May We Dance Upon Their Graves

Incest Survivors, Spirituality and Ceremonies of Justice – the story of a woman living a rich, fulfilling life while waiting to dance on her sociopath father's grave.

How to get care for an vulva injured in childhood.

Photocredit/art credit: http://kateordie.tumblr.com

Photocredit/art credit: http://kateordie.tumblr.com

I am going to blow my own horn here. I did good.

First, some background. I had sex for the first time with a new lover recently and my vulva was really not happy afterward, directly related to my injuries. First off, my lover did not respond well to being told I had scars/injuries on my vulva (she ignored the comment. really?) and then was much rougher with me than my sensitive peach can handle. Yes, I probably shouldn’t have continued having sex with her, but you know, sometimes you make a call at the time. I changed the activity, but by then the damage was done. Now I know. Next time I’ll be more firm about what can and cannot happen up front.

The flesh tag at the mouth of my vagina got rubbed raw and my poor peach hurt for days. It was what most women would consider ordinary sexual activities, none of which would have been unusually rough treatment for an uninjured vagina/vulva.

So I put my foot down, and decided by golly I was going to find a doctor and get this sorted. I tried at first to find a family doctor with some street cred about sexual assault. This was a disaster, as the doctor I found at first was, and then was not accepting patients. The sexual assault centre didn’t have anyone to recommend, and I ended the day in tears.

I  waited a week or two to cool down and then a couple of days ago I decided to just go into the walk-in clinic and ask for a referral to a specialist there. Here’s what I did right:

  1. I asked my wife to come with me. She made me eat first so I wouldn’t be low blood sugar, kept me company in the waiting room, and also wrote down what the doctor said.
  2. I asked for support. I messaged four of my friends who know about the injuries and told them what I was doing and asked for energetic support. I said I wanted to avoid crying and find an effective referral. They sent me supportive messages back that I read in the waiting room.
  3. I dressed up. I wore business-casual clothing, did my hair, applied light makeup. Office armor.
  4. I introduced myself and my wife to the doctor with our first names, to make us real people.
  5. I brought a printout of a photo I’d taken of my vulva that clearly shows the scars. This turned out to be a brilliant idea, as I could show the doctor the scars without having to undress.
  6. Some good phrases I used: “I’m looking for a referral to a specialist to address some injuries from a sexual assault.” “I didn’t receive medical attention, but that doesn’t mean I didn’t need medical attention.”  “It healed badly and affects my sex life now.” “I have a picture of the injury.”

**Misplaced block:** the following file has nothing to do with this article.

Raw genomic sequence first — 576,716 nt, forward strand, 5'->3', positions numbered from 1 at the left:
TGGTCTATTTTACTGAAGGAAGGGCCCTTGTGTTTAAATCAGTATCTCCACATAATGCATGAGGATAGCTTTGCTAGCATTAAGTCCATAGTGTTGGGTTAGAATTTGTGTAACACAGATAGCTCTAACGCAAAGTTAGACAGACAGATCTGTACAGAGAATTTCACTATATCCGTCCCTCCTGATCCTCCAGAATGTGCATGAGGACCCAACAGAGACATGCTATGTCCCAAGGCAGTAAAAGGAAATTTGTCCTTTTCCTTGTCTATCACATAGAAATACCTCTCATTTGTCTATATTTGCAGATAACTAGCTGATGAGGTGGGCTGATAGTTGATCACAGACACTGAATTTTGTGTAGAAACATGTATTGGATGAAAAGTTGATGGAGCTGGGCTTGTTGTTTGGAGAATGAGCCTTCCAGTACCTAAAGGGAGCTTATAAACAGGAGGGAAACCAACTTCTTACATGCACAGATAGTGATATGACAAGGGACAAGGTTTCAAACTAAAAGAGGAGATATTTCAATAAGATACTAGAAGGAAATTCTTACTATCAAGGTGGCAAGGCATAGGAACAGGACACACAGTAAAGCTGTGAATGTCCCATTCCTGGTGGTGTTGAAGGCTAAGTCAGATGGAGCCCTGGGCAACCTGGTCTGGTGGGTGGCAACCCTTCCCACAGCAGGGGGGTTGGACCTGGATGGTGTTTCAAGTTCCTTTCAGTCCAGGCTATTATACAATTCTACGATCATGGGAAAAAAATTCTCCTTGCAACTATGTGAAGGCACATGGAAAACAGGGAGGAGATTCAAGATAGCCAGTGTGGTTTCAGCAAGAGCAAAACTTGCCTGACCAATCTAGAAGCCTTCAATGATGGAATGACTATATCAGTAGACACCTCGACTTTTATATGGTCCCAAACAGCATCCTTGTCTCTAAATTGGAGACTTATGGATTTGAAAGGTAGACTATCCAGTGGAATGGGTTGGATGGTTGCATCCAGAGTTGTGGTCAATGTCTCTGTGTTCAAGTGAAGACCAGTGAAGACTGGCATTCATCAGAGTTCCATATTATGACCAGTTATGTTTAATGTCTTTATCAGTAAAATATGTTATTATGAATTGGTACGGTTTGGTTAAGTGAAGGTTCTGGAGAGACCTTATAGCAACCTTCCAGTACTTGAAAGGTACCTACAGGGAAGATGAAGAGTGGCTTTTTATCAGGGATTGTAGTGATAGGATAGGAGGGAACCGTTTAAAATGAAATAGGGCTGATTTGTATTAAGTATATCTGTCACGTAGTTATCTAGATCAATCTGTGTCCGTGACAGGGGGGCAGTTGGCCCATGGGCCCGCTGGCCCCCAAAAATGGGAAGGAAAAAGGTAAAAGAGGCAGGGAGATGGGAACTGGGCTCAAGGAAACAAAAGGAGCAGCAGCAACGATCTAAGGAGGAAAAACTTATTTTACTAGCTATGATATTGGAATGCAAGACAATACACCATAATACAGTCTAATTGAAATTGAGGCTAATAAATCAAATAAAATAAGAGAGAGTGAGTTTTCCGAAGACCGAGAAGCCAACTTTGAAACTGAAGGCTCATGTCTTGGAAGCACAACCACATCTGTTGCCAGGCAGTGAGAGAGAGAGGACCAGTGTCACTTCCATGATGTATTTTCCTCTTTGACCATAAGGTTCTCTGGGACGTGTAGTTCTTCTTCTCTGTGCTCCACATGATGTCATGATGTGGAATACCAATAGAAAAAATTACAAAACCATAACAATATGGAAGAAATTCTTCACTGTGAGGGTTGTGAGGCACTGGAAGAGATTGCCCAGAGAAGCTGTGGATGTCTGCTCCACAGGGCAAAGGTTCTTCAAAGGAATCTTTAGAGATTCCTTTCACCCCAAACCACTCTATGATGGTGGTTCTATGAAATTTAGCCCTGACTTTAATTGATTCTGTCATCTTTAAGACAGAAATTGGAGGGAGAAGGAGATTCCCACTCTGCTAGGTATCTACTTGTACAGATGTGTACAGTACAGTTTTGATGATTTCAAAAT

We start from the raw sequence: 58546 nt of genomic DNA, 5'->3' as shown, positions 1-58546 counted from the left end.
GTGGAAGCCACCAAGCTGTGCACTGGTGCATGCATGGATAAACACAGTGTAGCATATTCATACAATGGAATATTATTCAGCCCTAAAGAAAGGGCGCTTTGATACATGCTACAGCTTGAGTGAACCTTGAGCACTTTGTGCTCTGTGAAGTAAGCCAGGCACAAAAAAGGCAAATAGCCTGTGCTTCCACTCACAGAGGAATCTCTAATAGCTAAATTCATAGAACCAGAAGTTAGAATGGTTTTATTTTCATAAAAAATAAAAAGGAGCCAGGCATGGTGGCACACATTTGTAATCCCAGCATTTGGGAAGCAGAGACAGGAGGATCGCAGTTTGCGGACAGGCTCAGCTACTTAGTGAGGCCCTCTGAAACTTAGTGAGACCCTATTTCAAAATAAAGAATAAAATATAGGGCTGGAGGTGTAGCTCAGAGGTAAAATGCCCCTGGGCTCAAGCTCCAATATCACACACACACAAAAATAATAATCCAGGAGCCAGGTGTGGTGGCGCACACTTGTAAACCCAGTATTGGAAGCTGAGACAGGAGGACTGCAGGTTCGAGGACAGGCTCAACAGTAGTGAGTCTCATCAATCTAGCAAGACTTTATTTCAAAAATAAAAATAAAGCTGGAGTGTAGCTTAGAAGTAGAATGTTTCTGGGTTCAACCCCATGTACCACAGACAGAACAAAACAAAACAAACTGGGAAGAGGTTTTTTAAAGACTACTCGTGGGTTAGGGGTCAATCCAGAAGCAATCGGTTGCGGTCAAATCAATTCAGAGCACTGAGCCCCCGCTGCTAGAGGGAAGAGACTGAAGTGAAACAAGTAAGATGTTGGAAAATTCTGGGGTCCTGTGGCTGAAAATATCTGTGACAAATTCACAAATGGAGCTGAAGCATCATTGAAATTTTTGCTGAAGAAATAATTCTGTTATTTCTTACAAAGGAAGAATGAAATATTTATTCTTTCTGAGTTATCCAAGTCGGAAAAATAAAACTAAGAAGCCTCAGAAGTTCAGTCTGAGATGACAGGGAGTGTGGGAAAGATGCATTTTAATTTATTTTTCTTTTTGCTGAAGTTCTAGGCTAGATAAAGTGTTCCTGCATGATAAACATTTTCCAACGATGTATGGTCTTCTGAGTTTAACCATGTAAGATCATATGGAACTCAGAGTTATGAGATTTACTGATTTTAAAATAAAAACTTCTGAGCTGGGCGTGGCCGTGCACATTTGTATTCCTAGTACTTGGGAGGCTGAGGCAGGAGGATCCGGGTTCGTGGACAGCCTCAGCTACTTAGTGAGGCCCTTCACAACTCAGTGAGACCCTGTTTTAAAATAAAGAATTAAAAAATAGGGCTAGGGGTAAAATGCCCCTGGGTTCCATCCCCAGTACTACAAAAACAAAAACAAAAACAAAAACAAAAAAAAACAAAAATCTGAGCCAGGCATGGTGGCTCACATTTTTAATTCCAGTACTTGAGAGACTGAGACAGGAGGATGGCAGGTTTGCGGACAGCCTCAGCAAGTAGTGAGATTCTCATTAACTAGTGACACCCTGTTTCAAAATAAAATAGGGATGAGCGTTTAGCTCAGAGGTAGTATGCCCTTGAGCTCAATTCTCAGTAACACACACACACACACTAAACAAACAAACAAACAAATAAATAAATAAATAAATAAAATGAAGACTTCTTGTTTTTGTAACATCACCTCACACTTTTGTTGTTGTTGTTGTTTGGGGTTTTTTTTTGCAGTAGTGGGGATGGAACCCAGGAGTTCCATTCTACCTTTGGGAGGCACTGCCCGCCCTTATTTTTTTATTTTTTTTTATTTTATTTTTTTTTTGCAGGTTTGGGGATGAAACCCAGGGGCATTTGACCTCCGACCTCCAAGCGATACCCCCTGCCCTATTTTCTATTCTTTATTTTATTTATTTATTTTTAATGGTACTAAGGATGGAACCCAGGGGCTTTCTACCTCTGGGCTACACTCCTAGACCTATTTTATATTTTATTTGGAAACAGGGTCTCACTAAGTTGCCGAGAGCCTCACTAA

7. I pulled out my printout of the photo my wife took for me. (If you take a photo of your own injury I recommend using a flash, as it shows the scars more clearly) and pointed out the two long lines of scars. Having the photo also allowed me to point out where the flesh tag is and where the vascular damage is.

The doctor said he would try and track down a suitable specialist for me and gave me a timeline for how long he thought it would take. A couple of weeks for him to find someone suitable (he gave me some internet search terms to look under if I wanted to try and find someone myself) and then 3-9 months to get in. He consulted with me about whether I should see an Ob/Gyn (who might have experience with similar injuries from birthing tears) or a reconstructive gynecologist. All in all he was very nice and I was happy about what happened. He said that removing the flesh tag would be straightforward but that there might be scarring which might be problematic. I told him I just wanted to see what I was dealing with and what could be done, surgically and non-surgically, to mitigate it. (I probably used the word mitigate. I’m like that.) Yay.

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8 comments on “How to get care for an vulva injured in childhood.

  1. Janey Kelf
    March 27, 2013

    You are courageous and I hope you get help quickly. Your wife and friends are great too. I think up frony is the way to go with potential partners it is a bummer but more caring for you n Gina cheers Janey

  2. sworddancewarrior
    March 27, 2013

    Thanks Janey! Me too. One of my friends said she would throw me a ‘I got a new vagina’ party when I get the surgery. I don’t think she was actually joking…

  3. kate1975
    March 27, 2013

    Great. Good for you. Good and healing thoughts to you.

    Kate

  4. Nop
    March 28, 2013

    Great news! I’ve got my fingers crossed for you.

  5. balbrouckan
    April 11, 2013

    I had a couple-inches flesh tag in the entrance of my vagina between my first and my second pregnancy, resulting from a needed episiotomy. The midwife felt it was more respectful to mend the little hanging bit, than to cut it away. Sex did hurt a lot because of the tag – everytime it became squeezed, it hurt. At the second birthing, I asked it cut and they did it, and it’s never bothered me ever after. I hope your vulva gets better too.

  6. redhead
    May 6, 2013

    Were you able to get an results? I have a vulvar scar from a biopsy and I wonder if it’s ever going to feel right or if I need to seek help. GL to you.

    • sworddancewarrior
      May 8, 2013

      Thanks, Redhead. I have an appointment with an ob/gyn about it this week so I’ll post when I know more. I’m hopeful.

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This entry was posted on March 27, 2013 by in Medical Care and Sexual Abuse Survivors, vulva, vulvadynia and tagged , , , .

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